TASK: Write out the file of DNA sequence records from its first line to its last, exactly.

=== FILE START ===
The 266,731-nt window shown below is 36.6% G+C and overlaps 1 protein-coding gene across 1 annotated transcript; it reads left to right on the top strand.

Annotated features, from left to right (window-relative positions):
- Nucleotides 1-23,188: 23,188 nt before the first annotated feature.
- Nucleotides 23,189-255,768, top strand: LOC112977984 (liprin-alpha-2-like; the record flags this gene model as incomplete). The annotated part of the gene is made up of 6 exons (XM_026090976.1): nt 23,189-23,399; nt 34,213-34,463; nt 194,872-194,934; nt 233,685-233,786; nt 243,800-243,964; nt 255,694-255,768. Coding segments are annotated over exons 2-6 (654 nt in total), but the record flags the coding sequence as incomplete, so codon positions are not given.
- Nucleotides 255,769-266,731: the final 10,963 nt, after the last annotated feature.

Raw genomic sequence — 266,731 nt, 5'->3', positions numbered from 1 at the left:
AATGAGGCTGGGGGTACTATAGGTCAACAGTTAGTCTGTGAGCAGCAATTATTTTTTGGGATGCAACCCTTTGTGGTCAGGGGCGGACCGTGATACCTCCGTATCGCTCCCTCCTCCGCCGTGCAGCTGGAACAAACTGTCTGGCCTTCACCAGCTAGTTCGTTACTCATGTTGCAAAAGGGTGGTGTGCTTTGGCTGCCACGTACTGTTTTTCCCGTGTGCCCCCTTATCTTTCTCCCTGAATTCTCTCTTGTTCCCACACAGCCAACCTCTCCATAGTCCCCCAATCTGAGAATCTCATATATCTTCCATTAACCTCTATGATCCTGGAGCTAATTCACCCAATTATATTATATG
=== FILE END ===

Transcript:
The 266,731-nt window shown below is 36.6% G+C and overlaps 1 protein-coding gene across 1 annotated transcript; it reads left to right on the top strand.

Annotated features, from left to right (window-relative positions):
- Nucleotides 1-23,188: 23,188 nt before the first annotated feature.
- Nucleotides 23,189-255,768, top strand: LOC112977984 (liprin-alpha-2-like; the record flags this gene model as incomplete). The annotated part of the gene is made up of 6 exons (XM_026090976.1): nt 23,189-23,399; nt 34,213-34,463; nt 194,872-194,934; nt 233,685-233,786; nt 243,800-243,964; nt 255,694-255,768. Coding segments are annotated over exons 2-6 (654 nt in total), but the record flags the coding sequence as incomplete, so codon positions are not given.
- Nucleotides 255,769-266,731: the final 10,963 nt, after the last annotated feature.

Raw genomic sequence — 266,731 nt, 5'->3', positions numbered from 1 at the left:
AATGAGGCTGGGGGTACTATAGGTCAACAGTTAGTCTGTGAGCAGCAATTATTTTTTGGGATGCAACCCTTTGTGGTCAGGGGCGGACCGTGATACCTCCGTATCGCTCCCTCCTCCGCCGTGCAGCTGGAACAAACTGTCTGGCCTTCACCAGCTAGTTCGTTACTCATGTTGCAAAAGGGTGGTGTGCTTTGGCTGCCACGTACTGTTTTTCCCGTGTGCCCCCTTATCTTTCTCCCTGAATTCTCTCTTGTTCCCACACAGCCAACCTCTCCATAGTCCCCCAATCTGAGAATCTCATATATCTTCCATTAACCTCTATGATCCTGGAGCTAATTCACCCAATTATATTATATG